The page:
This was the hit light comedy in France this spring (English title: The Gilded Cage), seen last weekend at our neighborhood cinoche (held over by popular demand). It’s a comedy à la portugaise, about a Portuguese concièrge in an upscale building in Paris’s tony 16th arrondissement (quartier Passy)—where she has faithfully served the haut bourgeois propriétaires for thirty years—, her (skilled) construction worker husband, and their two children—high school and university age—, who, having grown up in France, are more French than Portuguese. The film begins with the couple learning that they have unexpectedly inherited property and a tidy sum of money in their home village in Portugal but that requires them moving there within three weeks, otherwise it will all be donated to the local parish. They naturally decide to take early retirement and do so but their haut bourgeois tenants pull out all the stops so that they stay—finding good concièrges these days is not easy—, plus the husband’s boss, who considers him irreplaceable. And the matter is further thickened by the romantic involvement—initially unbeknownst to the parents—of the bourgeois boss’s son with the immigrant worker’s daughter. Again, it’s a light comedy. Un bon divertissement. An inoffensive crowd pleaser. Some of the scenes are quite funny, e.g. when the immigrant couple invite the boss and wife—and future in-laws—over to dinner. It’s the first film I can think of that focuses on the Portuguese community in France—and makes light of clichés about Portuguese immigrants—, which has been the single largest immigrant community in the country since the 1950s (and which is sizable in Paris’s eastern banlieues, out where I live). Maghrebis and Africans, who are now well-covered in French cinema, aren’t the only significant immigrant population in this country. The immigrant characters are all played by Portuguese-origin actors—though they mainly speak French in the film, which they wouldn’t in real life in talking among themselves—and with director Ruben Alves dedicating the film to his family (so it’s his personal story too). My wife particularly liked that the film showed real working people, which she insisted French films rarely do (I’ll have to think about that one). The film also depicts a profession—building concièrges, such a fixture in France—that is fading, as condo owner associations are increasingly contracting with outside cleaning and maintenance companies once the concièrge retires (and as ours has done). Reviews of the film were good and with Allociné spectators giving it the thumbs way up. A crowd pleaser, like I said.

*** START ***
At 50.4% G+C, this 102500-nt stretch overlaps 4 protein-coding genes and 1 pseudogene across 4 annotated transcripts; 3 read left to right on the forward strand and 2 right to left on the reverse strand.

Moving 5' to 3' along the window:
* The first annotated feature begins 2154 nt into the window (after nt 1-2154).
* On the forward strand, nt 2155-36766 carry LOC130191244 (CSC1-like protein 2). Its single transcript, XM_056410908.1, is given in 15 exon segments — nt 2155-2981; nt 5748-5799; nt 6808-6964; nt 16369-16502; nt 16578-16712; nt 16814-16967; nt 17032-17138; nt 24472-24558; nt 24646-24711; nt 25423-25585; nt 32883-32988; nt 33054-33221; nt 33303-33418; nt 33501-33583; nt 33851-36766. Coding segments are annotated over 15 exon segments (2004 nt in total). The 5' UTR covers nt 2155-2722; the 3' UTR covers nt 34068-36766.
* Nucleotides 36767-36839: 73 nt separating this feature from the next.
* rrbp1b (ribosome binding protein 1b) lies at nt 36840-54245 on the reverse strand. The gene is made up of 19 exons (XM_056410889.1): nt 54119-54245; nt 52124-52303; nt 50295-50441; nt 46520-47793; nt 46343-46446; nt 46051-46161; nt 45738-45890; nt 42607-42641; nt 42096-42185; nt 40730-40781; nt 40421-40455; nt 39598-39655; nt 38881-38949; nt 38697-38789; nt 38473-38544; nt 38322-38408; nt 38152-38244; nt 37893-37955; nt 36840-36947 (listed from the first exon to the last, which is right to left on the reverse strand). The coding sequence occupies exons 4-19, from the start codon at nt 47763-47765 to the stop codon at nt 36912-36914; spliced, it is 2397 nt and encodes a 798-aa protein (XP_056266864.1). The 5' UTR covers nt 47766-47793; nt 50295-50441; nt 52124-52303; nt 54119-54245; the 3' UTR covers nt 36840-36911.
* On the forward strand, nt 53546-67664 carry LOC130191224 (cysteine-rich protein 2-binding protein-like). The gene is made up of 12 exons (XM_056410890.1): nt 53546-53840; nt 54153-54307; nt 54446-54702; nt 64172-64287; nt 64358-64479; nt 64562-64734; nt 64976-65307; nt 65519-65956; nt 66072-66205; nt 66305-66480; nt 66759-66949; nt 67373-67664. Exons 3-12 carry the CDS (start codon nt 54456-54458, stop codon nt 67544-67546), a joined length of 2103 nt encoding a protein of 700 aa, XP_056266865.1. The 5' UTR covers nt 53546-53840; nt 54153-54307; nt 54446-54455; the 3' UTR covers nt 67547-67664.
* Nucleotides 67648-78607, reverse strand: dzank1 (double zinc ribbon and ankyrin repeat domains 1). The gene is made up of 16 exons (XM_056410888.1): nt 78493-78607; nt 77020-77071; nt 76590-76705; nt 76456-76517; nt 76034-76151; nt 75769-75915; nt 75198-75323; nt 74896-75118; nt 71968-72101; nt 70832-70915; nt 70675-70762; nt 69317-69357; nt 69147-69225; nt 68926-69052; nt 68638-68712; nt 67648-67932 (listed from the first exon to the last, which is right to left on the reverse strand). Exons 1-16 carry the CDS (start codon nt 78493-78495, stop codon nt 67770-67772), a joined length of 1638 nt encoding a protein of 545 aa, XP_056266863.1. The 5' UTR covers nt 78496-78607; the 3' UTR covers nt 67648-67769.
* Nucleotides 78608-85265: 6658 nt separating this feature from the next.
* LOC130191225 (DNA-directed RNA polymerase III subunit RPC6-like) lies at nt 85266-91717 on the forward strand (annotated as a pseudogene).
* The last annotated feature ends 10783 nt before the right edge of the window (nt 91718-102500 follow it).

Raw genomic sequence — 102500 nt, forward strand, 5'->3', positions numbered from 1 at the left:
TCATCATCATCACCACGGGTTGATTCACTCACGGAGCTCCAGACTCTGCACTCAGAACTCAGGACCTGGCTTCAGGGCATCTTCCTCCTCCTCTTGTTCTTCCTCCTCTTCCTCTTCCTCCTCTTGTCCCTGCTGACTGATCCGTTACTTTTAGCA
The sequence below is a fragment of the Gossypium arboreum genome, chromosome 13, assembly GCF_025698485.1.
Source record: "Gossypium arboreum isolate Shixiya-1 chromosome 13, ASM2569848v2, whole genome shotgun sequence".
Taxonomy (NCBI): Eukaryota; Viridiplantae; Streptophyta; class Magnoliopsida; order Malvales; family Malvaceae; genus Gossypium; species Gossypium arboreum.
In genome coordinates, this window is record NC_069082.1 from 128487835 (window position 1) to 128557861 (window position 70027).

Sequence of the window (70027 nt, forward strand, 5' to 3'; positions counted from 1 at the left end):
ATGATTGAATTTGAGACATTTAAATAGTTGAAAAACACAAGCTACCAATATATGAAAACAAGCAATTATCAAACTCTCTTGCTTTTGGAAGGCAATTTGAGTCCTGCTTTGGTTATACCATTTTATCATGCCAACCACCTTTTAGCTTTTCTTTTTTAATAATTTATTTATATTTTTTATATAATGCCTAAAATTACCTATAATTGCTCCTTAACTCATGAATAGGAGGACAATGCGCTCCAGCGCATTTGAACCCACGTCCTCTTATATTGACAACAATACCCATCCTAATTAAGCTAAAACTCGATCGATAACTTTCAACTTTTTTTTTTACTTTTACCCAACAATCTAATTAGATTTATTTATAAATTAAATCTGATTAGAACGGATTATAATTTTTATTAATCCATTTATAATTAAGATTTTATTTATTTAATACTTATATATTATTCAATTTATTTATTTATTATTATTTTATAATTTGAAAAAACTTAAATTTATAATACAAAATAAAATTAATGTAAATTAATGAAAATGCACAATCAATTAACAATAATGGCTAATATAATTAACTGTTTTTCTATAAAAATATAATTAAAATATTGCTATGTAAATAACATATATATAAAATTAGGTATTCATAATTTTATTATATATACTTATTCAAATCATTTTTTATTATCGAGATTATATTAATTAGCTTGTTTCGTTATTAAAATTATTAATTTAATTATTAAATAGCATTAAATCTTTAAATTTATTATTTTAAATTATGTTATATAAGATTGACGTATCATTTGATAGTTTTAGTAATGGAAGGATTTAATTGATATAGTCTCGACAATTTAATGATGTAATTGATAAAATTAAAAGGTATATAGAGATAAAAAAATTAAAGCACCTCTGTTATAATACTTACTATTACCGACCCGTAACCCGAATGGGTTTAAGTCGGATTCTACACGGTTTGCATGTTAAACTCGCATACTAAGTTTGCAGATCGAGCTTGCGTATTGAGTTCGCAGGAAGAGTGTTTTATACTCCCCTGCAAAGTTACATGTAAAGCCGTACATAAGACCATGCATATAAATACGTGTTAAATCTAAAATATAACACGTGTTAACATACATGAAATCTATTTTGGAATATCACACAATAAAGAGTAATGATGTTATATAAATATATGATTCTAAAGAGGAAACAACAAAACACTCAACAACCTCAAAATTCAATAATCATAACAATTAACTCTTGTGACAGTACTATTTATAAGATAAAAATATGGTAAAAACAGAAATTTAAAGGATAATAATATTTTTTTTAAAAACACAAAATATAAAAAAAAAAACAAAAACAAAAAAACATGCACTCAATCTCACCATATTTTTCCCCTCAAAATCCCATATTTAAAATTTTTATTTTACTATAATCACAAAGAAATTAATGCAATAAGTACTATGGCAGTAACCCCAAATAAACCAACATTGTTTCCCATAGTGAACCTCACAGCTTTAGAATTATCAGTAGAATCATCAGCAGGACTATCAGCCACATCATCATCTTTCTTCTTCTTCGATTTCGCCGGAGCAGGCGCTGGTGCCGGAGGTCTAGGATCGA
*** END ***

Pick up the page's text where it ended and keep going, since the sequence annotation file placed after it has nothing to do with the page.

On the subject of crowd pleasing French films, one I saw recently—on DVD—was Guillaume Canet’s ‘Les petits mouchoirs’ (English title: ‘Little White Lies’), which was a big box office hit in France in 2010 but that I paid no attention to at the time. It’s a French version of ‘The Big Chill’—and that Canet said inspired the film—, about a group of mid 30ish friends from Paris, all bobos, and their annual summer vacation together in Cap Ferret on the Atlantic coast, and with all their interpersonal dramas and histoires—and with the backdrop the terrible motorcycle accident of one of the members of the group who was to be with them. French reviews of the film ran the gamut and American were mixed (though Roger Ebert liked it), but Allociné spectators gave it the thumbs up. And as I always say, the Allociné spectators are invariably right. Trailer is here. The film is not flawless and, at 2 hours 20 minutes, is long for what it is—and the length was one of the reproaches of the critics—, but I didn’t think this was a problem. The cast is A-list, the acting good, and it’s an all-around engaging film (and, after all these years, I will finally assert that Marion Cotillard is beautiful; yes she is). I saw it with several people—American, French, and German—and we all liked it (and I liked it more than I did ‘The Big Chill’). So if one is looking for weekend evening entertainment, this is a safe choice.